Thursday, February 17, 2011

A Contemplation on Rent

This post will be completely self-indulgent, but I figure, what's the point of having my very own space in the Internet, if not to state my opinions as if they were facts?  Blogs and talking heads would be completely useless, resulting in even more unemployed masses,  if people finally realized that just anyone can open their mouth and utter a statement that sounds truthful enough that it could border on fact, but, in reality, is not.  This has rose-colored saunter down memory lane over the last couple of weeks feels like it was inevitably leading here.  Discoveries of old mixtapes, high school photos, reminders of the fact that I have a 10 year high school reunion coming up, the listening to of too much Tori Amos, all of those bits and pieces of my old self, the part of me before college, seem to be held together by the glue that is called Rent.  Even that intense burst of teenage comet crushdom known as NSync, are eclipsed by my once, and still intense love for this musical.  So here is my offering in that vein, a loving, remembering rant on Rent.
If this were 15 years ago, Rent would be in the midst of it's off-Broadway run.  The story of Rent has even become somewhat mythical, mainly due to the unexpected death of its writer and lyricist, Jonathan Larson, from an aortic dissection, the night before the musical's off-Broadway debut, January 25th.  That's right, it's been 15 years since Contempo Casuals, Post-Grunge, the Real World all ruled their respectful fields.  And in a way, Rent grew just as much out of those things as out of its original source material, Puccini's "La Boheme".  But if you want more about the accurate, or perhaps not so accurate, since it's been edited by human hands, you can browse the Wikipedia page at your own leisure.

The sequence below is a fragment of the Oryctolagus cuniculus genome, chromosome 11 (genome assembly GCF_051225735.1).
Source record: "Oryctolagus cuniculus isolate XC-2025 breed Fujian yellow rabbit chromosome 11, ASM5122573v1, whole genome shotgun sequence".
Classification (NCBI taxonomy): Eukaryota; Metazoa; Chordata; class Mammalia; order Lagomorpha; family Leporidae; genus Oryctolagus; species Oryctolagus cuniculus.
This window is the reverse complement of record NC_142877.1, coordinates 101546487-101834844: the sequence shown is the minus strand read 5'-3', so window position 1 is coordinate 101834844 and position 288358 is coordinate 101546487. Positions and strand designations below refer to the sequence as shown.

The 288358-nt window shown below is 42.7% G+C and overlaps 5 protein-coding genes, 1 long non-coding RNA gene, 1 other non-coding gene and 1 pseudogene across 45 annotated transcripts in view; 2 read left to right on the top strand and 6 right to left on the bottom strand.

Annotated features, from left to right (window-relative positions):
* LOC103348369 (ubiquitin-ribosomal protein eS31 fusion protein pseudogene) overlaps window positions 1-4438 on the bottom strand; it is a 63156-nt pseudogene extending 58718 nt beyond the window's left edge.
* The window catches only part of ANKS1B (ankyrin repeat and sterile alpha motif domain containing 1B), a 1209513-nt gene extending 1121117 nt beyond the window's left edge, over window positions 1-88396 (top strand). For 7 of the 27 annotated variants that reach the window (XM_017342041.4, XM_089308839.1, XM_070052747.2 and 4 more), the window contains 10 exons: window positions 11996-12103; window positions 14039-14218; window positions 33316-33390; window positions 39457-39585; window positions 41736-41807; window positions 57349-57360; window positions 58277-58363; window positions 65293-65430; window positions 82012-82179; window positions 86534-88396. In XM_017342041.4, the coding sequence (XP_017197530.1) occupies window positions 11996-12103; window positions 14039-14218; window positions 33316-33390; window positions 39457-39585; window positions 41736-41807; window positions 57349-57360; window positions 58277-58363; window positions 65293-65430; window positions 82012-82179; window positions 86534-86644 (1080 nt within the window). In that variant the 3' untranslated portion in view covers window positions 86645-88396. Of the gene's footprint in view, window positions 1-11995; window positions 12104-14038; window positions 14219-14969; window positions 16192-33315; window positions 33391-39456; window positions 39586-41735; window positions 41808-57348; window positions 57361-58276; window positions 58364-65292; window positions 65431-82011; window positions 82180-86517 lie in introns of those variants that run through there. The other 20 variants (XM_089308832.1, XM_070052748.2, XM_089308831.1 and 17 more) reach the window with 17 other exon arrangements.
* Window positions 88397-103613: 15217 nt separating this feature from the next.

There will be those who will automatically scoff since this falls under the category of musical theater.  As someone who was raised on Rodgers & Hammerstein, I don't understand this notion.  There's some protest to the idea that people burst into song, well that's the whole point, people, it's theater (which means the only requirement is that it tell a story to a live audience) with music.  But the fact of the matter is that, when it debuted in 1996, Rent was the most culturally relevent show that I had ever heard of.  In fact, at the time I was 13.  I was in the midst of a pretty great 7th grade, but I had my ear to the ground, and sure enough, the vibrations of Rent were starting to make their way towards Connecticut.
It would still be another 3 years before I actually saw it in person, and that was the touring company at the Oakdale theater.  At sixteen, it seemed profound to me.  It was adult, and I knew that mostly because the F---word was used more than once, there was a distinct discussion of "masturbation" and "dildos", all in the same song no less, which was mortifying at that age as I sat next to my mother.  I was, perhaps, a little sheltered in my only child world, but even thinking about it now, it would still be a little mortifying, if I'm honest.  But it's frank acceptance and discussion of sexuality was closer to the way my friends and I talked, and so I got it.  And it was that familiarity that made me feel more adult, and more a part of this world.
By the time it got to "Out Tonight", I knew, without a doubt, that more than anything in this world, just once I wanted to be MiMi.  I glossed over all of the terrible things in her poverty-ridden life.  The fact that she worked at a shady club and did a dance involving handcuffs, the fact that she was addicted to some sort of strong narcotic, because several are mentioned in "Christmas Bells" although it's generally accepted that heroin, (smack) was MiMi's drug of choice.  None of these things really mattered that much to me.  I would be the poster child for art influencing the young, if I weren't so anxious about disappointing others.  No, by the time she steps onto the fire exit in those skin tight pleather blue pants and her hair releases that glitter, I only saw three important things about MiMi.   She was 19, living in New York City, and she knew how to get what she wanted.